Review: I have skied this ski quite a bit, first my personal pair, and then the pair in our demo fleet. It is a very good ski, with fairly stout edgehold, a big sweet spot, and good stability. It skis pretty true to it's length, so buy it around 5cm under head height for best results would be my recommendation. This ski is much heavier than the MX78: that is what you get with the much heavier binding and more of a laminate/cap construction combo, with the prodtruding MAX rail. The flex on this ski is a bit more forgiving than the MX78: relatively soft in the tip (allows you to bend it up easily and get it carving) and stiff underfoot and at the tail. It is above average in stability for a ski of this length: not as beefy at speed as the MX78, but more than acceptable, as it can bounce a bit at speed, but not enough to make you uncomfortable. The softer tip might be to blame, but it also increases the performance range downward, so that non-experts can enjoy it. Energy out of the tail is around the same as the MX78, but not quite as predictable of a release; more of a slalom-ski feel and pop out of the turn. This ski is really more of a slalom feel in terms of radius as well: it may be listed as a 17 meter ski, but feels closer to 15m. Edgehold is quick and very powerful, although not as good as the MX78: it just isn't as laterally stiff, and had trouble on blue ice lurking underneath the fresh power-tilled snow on top. The 8.1 Max is also more forgiving: it has a big sweet spot for such a lively, powerful ski. Overall feel is Austrian: smooth, damp, fairly muscular, relatively easy to ski, but not excessively damp like a Rossi/K2, or excessively lively like a race stock SL ski is. Somewhere in the middle, which most skis are settling into these days. This is definitley one of the more powerful mid 80's skis around, and one of the highest performers; it compares very well to the Volkl AC50, and feels quite similar, although I think this ski is more engaging and is more of a skiers' ski with respect to input and energy. Stiffer and more aggressive than the Head Peak 78, but can be a handful off-piste and nowhere near as good in bumps. This is more of a firm-snow and groomer ski, IMO. Definitely one of the top 3 or 4 hard-snow skis out there in terms of power, stability, and forgiveness, and if you like a meaty ski, this one is worth a hard look. This is an everyman's high performance carver; the 8.1 can make a solid skier look and feel really good on firmer snow, where a softer, wider or flexier ski may be trouble. Again, the MX78 out-shines it for good skiers, but costs a whole lot more and is not quite as forgiving. Ratings (10 is best): Stability: 9, Sweet Spot: 8, power and rebound: 7, forgiveness: 6, edgehold: 8, smoothness: 8, crud ability: 6.5, bumps: 6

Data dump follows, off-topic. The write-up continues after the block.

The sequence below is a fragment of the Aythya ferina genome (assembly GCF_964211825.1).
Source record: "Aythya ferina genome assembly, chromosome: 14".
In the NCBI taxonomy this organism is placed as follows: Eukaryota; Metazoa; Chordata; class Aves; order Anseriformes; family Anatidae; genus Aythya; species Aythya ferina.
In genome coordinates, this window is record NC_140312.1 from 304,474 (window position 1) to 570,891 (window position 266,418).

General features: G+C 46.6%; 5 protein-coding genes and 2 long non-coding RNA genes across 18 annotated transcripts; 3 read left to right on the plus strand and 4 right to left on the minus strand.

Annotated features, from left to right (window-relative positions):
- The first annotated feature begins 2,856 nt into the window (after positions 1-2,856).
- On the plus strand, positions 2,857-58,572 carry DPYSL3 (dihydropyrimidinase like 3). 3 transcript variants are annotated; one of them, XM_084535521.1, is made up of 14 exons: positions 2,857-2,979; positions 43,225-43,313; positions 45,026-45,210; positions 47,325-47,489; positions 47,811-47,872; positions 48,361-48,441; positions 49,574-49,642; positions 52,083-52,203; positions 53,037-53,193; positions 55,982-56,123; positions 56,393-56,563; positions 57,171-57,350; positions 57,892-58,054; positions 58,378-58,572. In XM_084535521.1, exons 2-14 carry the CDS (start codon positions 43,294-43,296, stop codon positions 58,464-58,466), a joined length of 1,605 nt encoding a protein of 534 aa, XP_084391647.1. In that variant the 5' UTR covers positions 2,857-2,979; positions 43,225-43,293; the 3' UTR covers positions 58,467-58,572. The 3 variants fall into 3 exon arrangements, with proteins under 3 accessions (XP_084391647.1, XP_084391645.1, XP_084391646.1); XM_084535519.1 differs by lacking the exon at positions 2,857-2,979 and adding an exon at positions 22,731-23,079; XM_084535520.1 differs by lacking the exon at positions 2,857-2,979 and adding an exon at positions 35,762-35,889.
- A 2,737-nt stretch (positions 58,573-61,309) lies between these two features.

Summary: I liked both skis,the MX78 is the true Porsche 911 996 GT3 of the group, and the Blizzard 8.1 is more of a BMW M5: smooth, fast, stable, but not quite at the level of the MX78; also not as expensive or requires quite as much skill to drive.